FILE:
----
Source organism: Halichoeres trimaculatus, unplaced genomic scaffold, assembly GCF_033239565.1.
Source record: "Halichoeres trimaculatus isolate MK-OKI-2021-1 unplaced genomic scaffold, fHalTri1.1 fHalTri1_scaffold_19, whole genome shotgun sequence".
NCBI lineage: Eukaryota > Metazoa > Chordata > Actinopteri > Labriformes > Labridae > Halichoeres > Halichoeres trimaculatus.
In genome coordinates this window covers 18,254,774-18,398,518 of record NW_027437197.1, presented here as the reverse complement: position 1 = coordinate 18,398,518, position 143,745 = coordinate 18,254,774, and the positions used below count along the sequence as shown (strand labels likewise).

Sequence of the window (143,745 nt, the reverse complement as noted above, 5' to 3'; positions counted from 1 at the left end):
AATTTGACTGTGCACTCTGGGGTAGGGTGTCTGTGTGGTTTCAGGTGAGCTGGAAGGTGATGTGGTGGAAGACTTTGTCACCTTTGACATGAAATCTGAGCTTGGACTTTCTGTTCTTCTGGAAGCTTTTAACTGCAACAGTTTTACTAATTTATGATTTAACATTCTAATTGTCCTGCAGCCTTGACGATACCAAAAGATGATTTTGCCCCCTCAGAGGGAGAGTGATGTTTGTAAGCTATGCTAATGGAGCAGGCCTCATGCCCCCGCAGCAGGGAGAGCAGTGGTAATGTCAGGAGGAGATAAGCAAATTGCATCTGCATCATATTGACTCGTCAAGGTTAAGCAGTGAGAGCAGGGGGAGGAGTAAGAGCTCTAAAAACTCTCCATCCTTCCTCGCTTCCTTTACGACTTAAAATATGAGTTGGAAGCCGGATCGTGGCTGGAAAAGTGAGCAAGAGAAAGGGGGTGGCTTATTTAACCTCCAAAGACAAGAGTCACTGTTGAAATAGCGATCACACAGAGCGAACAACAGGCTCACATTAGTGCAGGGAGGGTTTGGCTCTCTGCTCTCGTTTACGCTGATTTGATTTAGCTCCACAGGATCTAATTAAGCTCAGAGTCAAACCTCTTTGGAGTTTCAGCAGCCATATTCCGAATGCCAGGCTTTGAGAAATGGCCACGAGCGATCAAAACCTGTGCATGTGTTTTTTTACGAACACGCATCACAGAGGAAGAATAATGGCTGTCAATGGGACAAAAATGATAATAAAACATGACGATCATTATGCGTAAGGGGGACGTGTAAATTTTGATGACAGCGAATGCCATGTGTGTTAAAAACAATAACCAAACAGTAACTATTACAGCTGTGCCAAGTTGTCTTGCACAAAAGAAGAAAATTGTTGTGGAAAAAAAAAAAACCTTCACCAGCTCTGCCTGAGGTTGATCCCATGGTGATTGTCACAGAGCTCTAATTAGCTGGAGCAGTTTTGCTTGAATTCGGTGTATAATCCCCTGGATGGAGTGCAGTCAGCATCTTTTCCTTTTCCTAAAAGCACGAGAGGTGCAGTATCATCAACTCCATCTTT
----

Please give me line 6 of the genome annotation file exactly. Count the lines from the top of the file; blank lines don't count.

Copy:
AATTTGACTGTGCACTCTGGGGTAGGGTGTCTGTGTGGTTTCAGGTGAGCTGGAAGGTGATGTGGTGGAAGACTTTGTCACCTTTGACATGAAATCTGAGCTTGGACTTTCTGTTCTTCTGGAAGCTTTTAACTGCAACAGTTTTACTAATTTATGATTTAACATTCTAATTGTCCTGCAGCCTTGACGATACCAAAAGATGATTTTGCCCCCTCAGAGGGAGAGTGATGTTTGTAAGCTATGCTAATGGAGCAGGCCTCATGCCCCCGCAGCAGGGAGAGCAGTGGTAATGTCAGGAGGAGATAAGCAAATTGCATCTGCATCATATTGACTCGTCAAGGTTAAGCAGTGAGAGCAGGGGGAGGAGTAAGAGCTCTAAAAACTCTCCATCCTTCCTCGCTTCCTTTACGACTTAAAATATGAGTTGGAAGCCGGATCGTGGCTGGAAAAGTGAGCAAGAGAAAGGGGGTGGCTTATTTAACCTCCAAAGACAAGAGTCACTGTTGAAATAGCGATCACACAGAGCGAACAACAGGCTCACATTAGTGCAGGGAGGGTTTGGCTCTCTGCTCTCGTTTACGCTGATTTGATTTAGCTCCACAGGATCTAATTAAGCTCAGAGTCAAACCTCTTTGGAGTTTCAGCAGCCATATTCCGAATGCCAGGCTTTGAGAAATGGCCACGAGCGATCAAAACCTGTGCATGTGTTTTTTTACGAACACGCATCACAGAGGAAGAATAATGGCTGTCAATGGGACAAAAATGATAATAAAACATGACGATCATTATGCGTAAGGGGGACGTGTAAATTTTGATGACAGCGAATGCCATGTGTGTTAAAAACAATAACCAAACAGTAACTATTACAGCTGTGCCAAGTTGTCTTGCACAAAAGAAGAAAATTGTTGTGGAAAAAAAAAAAACCTTCACCAGCTCTGCCTGAGGTTGATCCCATGGTGATTGTCACAGAGCTCTAATTAGCTGGAGCAGTTTTGCTTGAATTCGGTGTATAATCCCCTGGATGGAGTGCAGTCAGCATCTTTTCCTTTTCCTAAAAGCACGAGAGGTGCAGTATCATCAACTCCATCTTT